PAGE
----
Gil Kerlikowske is a former Commissioner of U.S. Customs and Border Protection, where he became the first confirmed commissioner in the Obama administration of the 60,000-personnel agency responsible for border security and customs. Mr. Kerlikowske also served as the Director of the White House Office of National Drug Control Policy between 2009 and 2014.
He has served as Chief of Police in four cities and worked in the United States Justice Department. Mr. Kerlikowske was an IOP Fellow at Harvard Kennedy School of Government and is currently a distinguished Non-resident fellow at Rice University.
Prof. Yuli Tamir Member
Prof. Yuli Tamir is an Israeli academic and former politician who served as a member of the Knesset for the Labor Party between 2003 and 2010, and as the Minister of Immigrant Absorption and Education, as well as the deputy speaker of the Knesset and a member of the Finance Committee, the Educational Committee and the Security and Foreign Affairs Committee.
Ms. Tamir was a fellow at the Harvard Center for Human Values and the Harvard Center for Ethics and the Professions. Ms. Tamir was a co-founder of Peace Now, a liberal advocacy group in Israel with aim of promoting a two-state solution to the Israeli-Palestinian conflict. For over a decade Ms. Tamir held the role of President at Shenkar College of Engineering and Design and today she is the President of Beit Berl College.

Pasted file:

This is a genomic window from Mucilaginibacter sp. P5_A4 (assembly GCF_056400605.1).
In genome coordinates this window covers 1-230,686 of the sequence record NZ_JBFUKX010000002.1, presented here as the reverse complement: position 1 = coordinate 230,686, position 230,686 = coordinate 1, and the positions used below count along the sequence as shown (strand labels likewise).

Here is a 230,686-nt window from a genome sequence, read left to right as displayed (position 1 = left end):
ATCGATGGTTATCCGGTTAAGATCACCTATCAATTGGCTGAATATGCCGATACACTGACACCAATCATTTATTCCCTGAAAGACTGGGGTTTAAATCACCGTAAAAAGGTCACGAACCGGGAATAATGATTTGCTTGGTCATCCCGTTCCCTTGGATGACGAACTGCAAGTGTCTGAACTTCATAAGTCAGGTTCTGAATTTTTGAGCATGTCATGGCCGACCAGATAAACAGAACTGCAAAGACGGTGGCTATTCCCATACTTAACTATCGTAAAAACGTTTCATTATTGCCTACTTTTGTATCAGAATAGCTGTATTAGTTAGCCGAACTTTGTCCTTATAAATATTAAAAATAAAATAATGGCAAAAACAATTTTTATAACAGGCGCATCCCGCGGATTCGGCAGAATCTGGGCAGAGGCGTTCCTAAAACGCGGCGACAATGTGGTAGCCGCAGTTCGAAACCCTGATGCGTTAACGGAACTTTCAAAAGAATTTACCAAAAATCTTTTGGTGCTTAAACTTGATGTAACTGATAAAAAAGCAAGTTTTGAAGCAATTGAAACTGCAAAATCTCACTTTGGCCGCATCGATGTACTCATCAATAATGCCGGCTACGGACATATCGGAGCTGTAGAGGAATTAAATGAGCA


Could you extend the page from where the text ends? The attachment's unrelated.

Respect for Individual Rights
Cellebrite believes that citizens and organizations have a fundamental right to protect their private information. At the same time, we recognize that countervailing public safety concerns can and should limit this right in certain circumstances.
Cellebrite steadfastly supports the democratic ideals of freedom of speech and freedom of the press. We do not condone the use of Cellebrite’s solutions to access the personal information of journalists, activists or others who are working against the interests of repressive regimes, and doing so outside the bounds of a legally sanctioned investigation expressly violates the terms of our licensing agreements.
Preserving Data Privacy
Protecting data privacy is a core part of our mission at Cellebrite. While citizens should be able to keep their personal information and private lives free from unnecessary and unwanted intrusions, investigations sometimes require authorized and lawful access to an individual’s private data. When this occurs, citizens must be confident that the technology and tools utilized in the investigatory process can maintain the security of their data.